The series kicked off in October with an entertaining performance of Dr. Seuss’ Green Eggs and Ham, brought to life by the Really Inventive Stuff theater group. Be sure to experience the remaining Family Concert Series performances with your family (recommended age for children is 5 to 12, but mature preschoolers may be fine) or on your own. Performances are approximately 45 minutes to one hour long.

Have fun at the “Instrument Petting Zoo” in the Wightman Grand Foyer one hour prior to the concerts. Children can try out instruments from each of the music families. Symphony volunteers will be on hand to help in this very up close and personal musical experience. Kid friendly refreshments and drinks are also available at concessions.


Hip Hop Symphony
Presented in partnership with COCA (Center of Creative Arts)
Sunday, November 4, 2012 at 3 pm
Powell Hall,
718 N. Grand Blvd., St. Louis, MO 63103
Tickets $12 to $17

Learn about music form (e.g. canon, fugue, theme and variations) in this innovative program pairing hip hop choreography by COCA’s Redd Williams with classical favorites performed by the St. Louis Symphony. When the dancers take the stage, you’ll see the visual and physical representation of what you’re hearing.

Magical Movements: The Young Person’s Guide to the Orchestra
DanceWorks Chicago, special guest artists
Sunday, February 17, 2013 at 3 pm
Powell Hall, 718 N. Grand Blvd., St. Louis, MO 63103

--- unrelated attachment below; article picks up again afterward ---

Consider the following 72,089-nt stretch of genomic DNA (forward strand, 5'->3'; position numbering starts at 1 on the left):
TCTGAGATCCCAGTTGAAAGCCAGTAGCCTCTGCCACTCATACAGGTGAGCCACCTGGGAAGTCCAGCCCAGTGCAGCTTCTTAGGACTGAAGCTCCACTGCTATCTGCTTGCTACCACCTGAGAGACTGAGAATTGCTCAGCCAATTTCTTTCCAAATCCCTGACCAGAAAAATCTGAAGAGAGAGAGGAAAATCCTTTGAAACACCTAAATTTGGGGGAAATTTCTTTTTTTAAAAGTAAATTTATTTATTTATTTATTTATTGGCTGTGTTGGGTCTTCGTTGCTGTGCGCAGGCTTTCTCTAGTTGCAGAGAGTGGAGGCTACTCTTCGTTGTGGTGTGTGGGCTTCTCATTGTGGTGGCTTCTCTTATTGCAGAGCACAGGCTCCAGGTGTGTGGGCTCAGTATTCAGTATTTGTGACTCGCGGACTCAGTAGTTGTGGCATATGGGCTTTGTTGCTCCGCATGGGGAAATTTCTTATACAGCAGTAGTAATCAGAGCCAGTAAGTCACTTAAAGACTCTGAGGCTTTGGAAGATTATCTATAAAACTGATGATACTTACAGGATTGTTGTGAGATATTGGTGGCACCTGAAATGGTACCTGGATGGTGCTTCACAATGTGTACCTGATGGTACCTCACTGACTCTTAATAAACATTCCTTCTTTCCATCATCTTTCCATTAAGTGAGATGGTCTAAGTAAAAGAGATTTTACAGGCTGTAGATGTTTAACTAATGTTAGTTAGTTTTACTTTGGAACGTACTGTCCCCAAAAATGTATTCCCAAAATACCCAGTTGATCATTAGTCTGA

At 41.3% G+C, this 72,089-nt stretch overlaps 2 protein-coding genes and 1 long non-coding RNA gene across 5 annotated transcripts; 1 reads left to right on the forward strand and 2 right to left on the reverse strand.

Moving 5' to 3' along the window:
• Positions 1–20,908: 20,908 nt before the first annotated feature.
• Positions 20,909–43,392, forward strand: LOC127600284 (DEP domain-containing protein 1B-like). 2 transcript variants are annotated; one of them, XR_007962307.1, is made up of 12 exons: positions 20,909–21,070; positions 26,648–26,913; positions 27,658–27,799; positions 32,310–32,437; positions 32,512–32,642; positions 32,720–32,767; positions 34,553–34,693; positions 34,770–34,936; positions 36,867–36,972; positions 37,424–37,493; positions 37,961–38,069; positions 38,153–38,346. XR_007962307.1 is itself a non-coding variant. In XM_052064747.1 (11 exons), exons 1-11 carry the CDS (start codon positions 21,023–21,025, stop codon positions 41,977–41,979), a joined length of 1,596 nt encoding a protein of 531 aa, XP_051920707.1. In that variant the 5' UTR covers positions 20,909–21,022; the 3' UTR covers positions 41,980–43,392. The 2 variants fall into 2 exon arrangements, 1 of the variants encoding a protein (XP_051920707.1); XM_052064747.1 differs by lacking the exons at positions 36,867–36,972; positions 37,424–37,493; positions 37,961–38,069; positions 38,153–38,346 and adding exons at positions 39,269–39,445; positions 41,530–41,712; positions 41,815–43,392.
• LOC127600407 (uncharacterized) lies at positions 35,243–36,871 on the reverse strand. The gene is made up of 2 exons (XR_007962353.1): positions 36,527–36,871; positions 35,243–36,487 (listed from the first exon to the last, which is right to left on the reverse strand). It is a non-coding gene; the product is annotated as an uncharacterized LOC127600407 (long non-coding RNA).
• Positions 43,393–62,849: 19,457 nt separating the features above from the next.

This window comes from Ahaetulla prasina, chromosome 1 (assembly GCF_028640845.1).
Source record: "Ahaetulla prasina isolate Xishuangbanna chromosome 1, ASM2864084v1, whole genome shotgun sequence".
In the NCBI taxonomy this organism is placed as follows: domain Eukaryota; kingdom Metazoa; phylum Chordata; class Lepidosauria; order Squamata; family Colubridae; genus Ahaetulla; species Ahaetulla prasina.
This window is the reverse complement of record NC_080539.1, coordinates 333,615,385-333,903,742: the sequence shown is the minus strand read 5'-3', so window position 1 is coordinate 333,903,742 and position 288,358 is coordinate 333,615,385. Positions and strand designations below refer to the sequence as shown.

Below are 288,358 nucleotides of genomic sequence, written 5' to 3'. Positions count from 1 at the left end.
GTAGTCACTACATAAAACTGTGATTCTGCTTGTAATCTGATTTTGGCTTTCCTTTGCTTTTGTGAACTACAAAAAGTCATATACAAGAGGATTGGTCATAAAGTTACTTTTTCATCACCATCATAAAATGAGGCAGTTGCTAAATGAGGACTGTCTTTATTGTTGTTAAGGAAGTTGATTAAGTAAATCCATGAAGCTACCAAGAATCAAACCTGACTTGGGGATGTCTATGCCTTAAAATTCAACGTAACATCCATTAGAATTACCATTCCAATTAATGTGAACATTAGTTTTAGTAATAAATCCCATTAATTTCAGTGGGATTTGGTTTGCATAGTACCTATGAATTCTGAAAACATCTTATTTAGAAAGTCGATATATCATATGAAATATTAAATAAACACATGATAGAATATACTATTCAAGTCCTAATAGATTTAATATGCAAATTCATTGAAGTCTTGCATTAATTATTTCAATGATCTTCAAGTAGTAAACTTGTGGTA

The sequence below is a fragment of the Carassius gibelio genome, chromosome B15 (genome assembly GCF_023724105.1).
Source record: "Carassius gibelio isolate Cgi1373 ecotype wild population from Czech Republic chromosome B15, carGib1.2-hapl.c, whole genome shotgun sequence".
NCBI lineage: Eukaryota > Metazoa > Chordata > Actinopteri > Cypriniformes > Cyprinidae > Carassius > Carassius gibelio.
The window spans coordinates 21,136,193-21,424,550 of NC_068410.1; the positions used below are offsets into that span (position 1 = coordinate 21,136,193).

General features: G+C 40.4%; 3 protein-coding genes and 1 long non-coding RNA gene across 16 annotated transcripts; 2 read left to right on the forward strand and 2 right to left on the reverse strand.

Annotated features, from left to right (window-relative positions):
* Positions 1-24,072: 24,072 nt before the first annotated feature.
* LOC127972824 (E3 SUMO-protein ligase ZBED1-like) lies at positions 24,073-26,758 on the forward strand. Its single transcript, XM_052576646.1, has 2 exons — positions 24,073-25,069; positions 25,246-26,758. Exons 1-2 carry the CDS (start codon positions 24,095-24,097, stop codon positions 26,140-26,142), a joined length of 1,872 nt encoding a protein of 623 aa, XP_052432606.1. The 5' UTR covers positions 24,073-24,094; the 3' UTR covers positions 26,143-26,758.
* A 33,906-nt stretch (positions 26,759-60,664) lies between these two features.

Tickets $12 to $17

Benjamin Britten’s classic The Young Person’s Guide to the Orchestra gets a new spin with the addition of dancers from DanceWorks Chicago. Watch as the orchestra comes together section by section before your eyes. This dynamic partnership makes for a magical experience where the whole is much larger than the sum of its parts. If you’re a fan of dance this is a great performance to see!

The Remarkable Farkle McBride, Based on the book by John Lithgow
Sunday, April 7, 2013 at 3 pm
Powell Hall, 718 N. Grand Blvd., St. Louis, MO 63103
Tickets $12 to $17

Poor Farkle McBride tries every instrument, but not one of them is quite right. Brian Owens narrates the popular children’s book by John Lithgow and illustrations from the book are projected on a screen behind the orchestra. Join Farkle McBride on a journey to find his place in the orchestra and learn about the different instrument families along the way. The first half of this concert features interactive performances by the St. Louis Symphony in which kids can clap and sing along!

Watch a video of John Lithgow narrating the book, The Remarkable Farkle McBride.

Buy your tickets online, call 314.534.1700, or visit the St. Louis Symphony box office in person at 718 N. Grand Blvd, St. Louis.

Photo: St. Louis Symphony Orchestra and COCA

Arts events for families on October 7

What are you doing on Sunday, October 7, 2012? We are so lucky in St. Louis to have many quality, family friendly arts events to choose from this Sunday. Join in the fun and enjoy visual art, dance, jazz, or classical music!

Visual arts open studio at COCA
Sunday, October 7, 2012, 1 to 3 pm
524 Trinity Avenue, St. Louis, MO 63130

Children (3+) explore collage, book art, watercolor, and paper maché under the guidance of COCA’s visual arts instructors. Children under 6 must be accompanied by an adult.

hip hOZ performance at COCA
Sunday, October 7, 2012 at 1:30 pm and 3:30 pm
524 Trinity Avenue, St. Louis, MO 63130
$16 to $20